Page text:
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Surviving a shooting, a 15-year-old still has a bullet lodged in his face

As shootings spike in Milwaukee, so does the trauma of victims
boy shot in face bullet
Posted at 7:06 PM, Oct 13, 2021
and last updated 2021-10-14 10:48:02-04

MILWAUKEE — As shootings spike in Milwaukee, it also means a spike in victims. For one Milwaukee family, they are living with a permanent reminder of their trauma: their 15-year-old has a bullet lodged in the side of his face.

Lakila Hampton got a call two weeks ago on Sept. 26 that changed her family’s lives.

“She said my son had been shot and I just started screaming,” recalls Lakila.

Jayvion, 15, was shot while riding in a car near Appleton and 76th. The bullet is still lodged in the side of his cheek.

“It went through over here,” said Lakila, pointing to one side of his cheek. “And it is sitting over here.”

The bullet passed behind his eyes, causing him to lose sight in one. It also broke all the bones in his face.

“He said he feels it moving,” said his mom as she pointed to the bullet.

The family has also felt that bullet in every aspect of their lives. They have had to move from their home. Lakila lost both her jobs and now spends her days at doctors appointments or at the hospital. And the mental toll may be even tougher.

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Lakila Hampton talks about the fear she feels after her 15-year-old son was shot in the head.

“I feel scared, like I mean you don’t know what these people are up to,” said Lakila.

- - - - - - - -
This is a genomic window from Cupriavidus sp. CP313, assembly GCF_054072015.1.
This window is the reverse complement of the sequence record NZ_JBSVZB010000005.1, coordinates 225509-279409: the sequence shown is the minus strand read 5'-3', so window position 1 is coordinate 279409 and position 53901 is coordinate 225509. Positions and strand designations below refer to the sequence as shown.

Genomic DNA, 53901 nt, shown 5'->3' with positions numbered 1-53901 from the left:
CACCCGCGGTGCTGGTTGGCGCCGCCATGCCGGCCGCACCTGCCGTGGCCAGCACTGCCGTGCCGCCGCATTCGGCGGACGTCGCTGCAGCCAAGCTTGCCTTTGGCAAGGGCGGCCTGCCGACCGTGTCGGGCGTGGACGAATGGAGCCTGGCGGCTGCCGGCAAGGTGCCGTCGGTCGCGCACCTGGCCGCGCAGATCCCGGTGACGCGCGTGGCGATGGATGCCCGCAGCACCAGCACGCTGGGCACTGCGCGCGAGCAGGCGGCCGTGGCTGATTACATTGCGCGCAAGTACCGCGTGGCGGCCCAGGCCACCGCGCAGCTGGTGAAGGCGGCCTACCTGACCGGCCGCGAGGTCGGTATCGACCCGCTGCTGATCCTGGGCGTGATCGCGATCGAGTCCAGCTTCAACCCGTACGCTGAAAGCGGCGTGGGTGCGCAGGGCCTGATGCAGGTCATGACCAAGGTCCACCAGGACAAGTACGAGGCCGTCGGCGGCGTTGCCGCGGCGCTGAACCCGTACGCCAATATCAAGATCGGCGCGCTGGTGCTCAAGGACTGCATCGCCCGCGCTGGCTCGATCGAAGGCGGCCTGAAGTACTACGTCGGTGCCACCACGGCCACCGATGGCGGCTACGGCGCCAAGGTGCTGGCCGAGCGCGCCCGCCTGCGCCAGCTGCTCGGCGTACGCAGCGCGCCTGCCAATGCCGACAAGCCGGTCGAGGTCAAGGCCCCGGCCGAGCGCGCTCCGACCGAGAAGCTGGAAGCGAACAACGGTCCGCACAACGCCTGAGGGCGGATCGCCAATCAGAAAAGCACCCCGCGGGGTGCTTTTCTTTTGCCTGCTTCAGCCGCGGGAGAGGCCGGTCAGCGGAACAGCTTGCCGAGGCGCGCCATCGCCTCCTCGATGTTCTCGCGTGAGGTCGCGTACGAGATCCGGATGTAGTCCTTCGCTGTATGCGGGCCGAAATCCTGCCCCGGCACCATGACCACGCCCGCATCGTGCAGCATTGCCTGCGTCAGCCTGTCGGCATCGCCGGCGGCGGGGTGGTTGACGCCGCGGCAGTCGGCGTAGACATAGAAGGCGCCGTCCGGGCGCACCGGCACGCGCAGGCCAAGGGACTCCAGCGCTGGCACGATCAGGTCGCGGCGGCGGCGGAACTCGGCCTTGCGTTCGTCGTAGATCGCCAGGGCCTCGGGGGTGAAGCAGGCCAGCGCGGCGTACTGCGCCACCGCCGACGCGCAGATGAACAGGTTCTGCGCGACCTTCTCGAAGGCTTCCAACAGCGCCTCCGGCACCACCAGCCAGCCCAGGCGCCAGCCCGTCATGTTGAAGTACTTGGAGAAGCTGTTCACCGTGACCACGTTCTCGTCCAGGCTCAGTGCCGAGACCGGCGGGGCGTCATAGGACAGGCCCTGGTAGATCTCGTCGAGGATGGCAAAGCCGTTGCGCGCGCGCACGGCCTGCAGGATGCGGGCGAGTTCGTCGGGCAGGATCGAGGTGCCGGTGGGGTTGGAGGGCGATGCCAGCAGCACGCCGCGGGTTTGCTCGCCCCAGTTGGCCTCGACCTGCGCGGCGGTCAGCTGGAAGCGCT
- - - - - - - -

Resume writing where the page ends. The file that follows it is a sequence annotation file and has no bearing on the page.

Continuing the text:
According to the Medical College of Wisconsin’s executive director of the comprehensive injury center, Terri deRoon-Cassi, the mental impact of being shot can be just as devastating as the physical injury.

“We see a lot of individuals with permanent physical limitations as a result of their gunshot wounds. A lot of people with mental health and psychological impact as a result of gun violence,” said deRoon-Cassi.

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Jayvion Lark, 15, shows where the bullet still sits in side of his face.

One in two people who have survived a gun violence attack have post traumatic stress disorder (PTSD). One in three people have a chance at developing depression.

“We know this is significant as well because a lot of people that come in with gunshot wounds go back into the communities where they were injured. So the suffering is really perpetuated because their fear is elevated, because they almost lost their life,” said deRoon-Cassi.

In the last two years, gun violence has spiked in the city. So far, there have been more than 50,903 shots fired. Before the pandemic in 2019, that number was at 18,253.

Shots fired in Milwaukee (Jan. 1 - Sept. 30):

  • 2021: 50,903
  • 2020: 40,815
  • 2019: 18,253
  • 2018: 19,663
  • 2017: 26,642

According to the Medical College of Wisconsin, year to date, Milwaukee has seen more non-fatal shootings in 2021 than in the past 10 years.

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Jayvion Lark, 15, is dealing with multiple injuries from being shot in the head including a bullet that is still lodged in his face and losing sight in one eye.

“One of the concerns that we have been monitoring or just concerned about from a public health perspective is you now have firearms with an extended clip. You now have firearms that you can make fully automatic. All of those things are contributed to the number of shots fired in such a short period of time, producing multiple victims,” said Reggie Moore, director of Violence Prevention Policy and Engagement at the Medical College of Wisconsin.

Those victims, like Jayvion, will live with the trauma and the physical costs of surviving a bullet. He has lost sight in one eye, all the bones in his face are broken and he is still facing multiple surgeries to save his other eye and remove the bullet.

“It's hard, it’s real hard. I have no support. None whatsoever,” said Lakila. “But God always got us, so I am thankful my son is here.”

The family has a GoFundMe page here to help with Jayvion’s care.

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